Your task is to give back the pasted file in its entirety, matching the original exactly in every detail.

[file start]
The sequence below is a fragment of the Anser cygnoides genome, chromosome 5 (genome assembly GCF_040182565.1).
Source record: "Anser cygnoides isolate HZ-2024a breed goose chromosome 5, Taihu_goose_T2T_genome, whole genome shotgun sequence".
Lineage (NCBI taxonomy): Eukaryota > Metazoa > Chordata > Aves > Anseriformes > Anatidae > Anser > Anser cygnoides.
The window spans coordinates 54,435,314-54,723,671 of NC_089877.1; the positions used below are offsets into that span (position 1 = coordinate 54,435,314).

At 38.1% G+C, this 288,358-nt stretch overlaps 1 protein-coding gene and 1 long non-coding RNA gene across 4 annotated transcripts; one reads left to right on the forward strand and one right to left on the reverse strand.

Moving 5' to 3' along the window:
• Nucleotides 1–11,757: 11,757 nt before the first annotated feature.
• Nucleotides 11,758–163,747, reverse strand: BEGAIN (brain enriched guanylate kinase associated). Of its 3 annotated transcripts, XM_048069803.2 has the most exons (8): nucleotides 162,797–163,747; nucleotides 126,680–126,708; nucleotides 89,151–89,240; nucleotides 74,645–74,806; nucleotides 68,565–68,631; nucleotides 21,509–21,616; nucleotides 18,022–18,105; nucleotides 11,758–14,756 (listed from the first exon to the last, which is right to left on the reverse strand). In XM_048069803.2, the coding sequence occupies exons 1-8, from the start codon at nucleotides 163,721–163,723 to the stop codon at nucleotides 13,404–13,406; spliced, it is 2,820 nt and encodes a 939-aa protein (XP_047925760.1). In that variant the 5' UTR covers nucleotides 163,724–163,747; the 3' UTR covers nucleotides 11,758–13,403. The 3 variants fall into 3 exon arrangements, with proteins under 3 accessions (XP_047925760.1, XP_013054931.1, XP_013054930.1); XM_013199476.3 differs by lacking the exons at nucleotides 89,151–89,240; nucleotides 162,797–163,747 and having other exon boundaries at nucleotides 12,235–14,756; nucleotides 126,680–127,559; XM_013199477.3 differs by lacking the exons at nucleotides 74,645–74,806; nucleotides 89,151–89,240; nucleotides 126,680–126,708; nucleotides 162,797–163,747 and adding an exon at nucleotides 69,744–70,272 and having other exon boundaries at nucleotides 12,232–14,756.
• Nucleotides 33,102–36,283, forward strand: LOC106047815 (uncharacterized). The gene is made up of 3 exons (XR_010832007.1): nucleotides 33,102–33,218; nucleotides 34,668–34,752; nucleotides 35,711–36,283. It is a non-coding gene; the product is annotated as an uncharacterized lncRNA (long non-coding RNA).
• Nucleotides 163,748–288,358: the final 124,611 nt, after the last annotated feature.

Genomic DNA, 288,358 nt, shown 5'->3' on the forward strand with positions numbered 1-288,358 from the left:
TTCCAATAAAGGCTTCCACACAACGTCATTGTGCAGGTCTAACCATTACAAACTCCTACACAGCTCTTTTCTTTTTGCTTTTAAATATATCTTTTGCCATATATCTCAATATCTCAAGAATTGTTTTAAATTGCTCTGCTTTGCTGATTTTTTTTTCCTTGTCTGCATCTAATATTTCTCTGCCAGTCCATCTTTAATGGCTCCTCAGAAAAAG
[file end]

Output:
The sequence below is a fragment of the Anser cygnoides genome, chromosome 5 (genome assembly GCF_040182565.1).
Source record: "Anser cygnoides isolate HZ-2024a breed goose chromosome 5, Taihu_goose_T2T_genome, whole genome shotgun sequence".
Lineage (NCBI taxonomy): Eukaryota > Metazoa > Chordata > Aves > Anseriformes > Anatidae > Anser > Anser cygnoides.
The window spans coordinates 54,435,314-54,723,671 of NC_089877.1; the positions used below are offsets into that span (position 1 = coordinate 54,435,314).

At 38.1% G+C, this 288,358-nt stretch overlaps 1 protein-coding gene and 1 long non-coding RNA gene across 4 annotated transcripts; one reads left to right on the forward strand and one right to left on the reverse strand.

Moving 5' to 3' along the window:
• Nucleotides 1–11,757: 11,757 nt before the first annotated feature.
• Nucleotides 11,758–163,747, reverse strand: BEGAIN (brain enriched guanylate kinase associated). Of its 3 annotated transcripts, XM_048069803.2 has the most exons (8): nucleotides 162,797–163,747; nucleotides 126,680–126,708; nucleotides 89,151–89,240; nucleotides 74,645–74,806; nucleotides 68,565–68,631; nucleotides 21,509–21,616; nucleotides 18,022–18,105; nucleotides 11,758–14,756 (listed from the first exon to the last, which is right to left on the reverse strand). In XM_048069803.2, the coding sequence occupies exons 1-8, from the start codon at nucleotides 163,721–163,723 to the stop codon at nucleotides 13,404–13,406; spliced, it is 2,820 nt and encodes a 939-aa protein (XP_047925760.1). In that variant the 5' UTR covers nucleotides 163,724–163,747; the 3' UTR covers nucleotides 11,758–13,403. The 3 variants fall into 3 exon arrangements, with proteins under 3 accessions (XP_047925760.1, XP_013054931.1, XP_013054930.1); XM_013199476.3 differs by lacking the exons at nucleotides 89,151–89,240; nucleotides 162,797–163,747 and having other exon boundaries at nucleotides 12,235–14,756; nucleotides 126,680–127,559; XM_013199477.3 differs by lacking the exons at nucleotides 74,645–74,806; nucleotides 89,151–89,240; nucleotides 126,680–126,708; nucleotides 162,797–163,747 and adding an exon at nucleotides 69,744–70,272 and having other exon boundaries at nucleotides 12,232–14,756.
• Nucleotides 33,102–36,283, forward strand: LOC106047815 (uncharacterized). The gene is made up of 3 exons (XR_010832007.1): nucleotides 33,102–33,218; nucleotides 34,668–34,752; nucleotides 35,711–36,283. It is a non-coding gene; the product is annotated as an uncharacterized lncRNA (long non-coding RNA).
• Nucleotides 163,748–288,358: the final 124,611 nt, after the last annotated feature.

Genomic DNA, 288,358 nt, shown 5'->3' on the forward strand with positions numbered 1-288,358 from the left:
TTCCAATAAAGGCTTCCACACAACGTCATTGTGCAGGTCTAACCATTACAAACTCCTACACAGCTCTTTTCTTTTTGCTTTTAAATATATCTTTTGCCATATATCTCAATATCTCAAGAATTGTTTTAAATTGCTCTGCTTTGCTGATTTTTTTTTCCTTGTCTGCATCTAATATTTCTCTGCCAGTCCATCTTTAATGGCTCCTCAGAAAAAG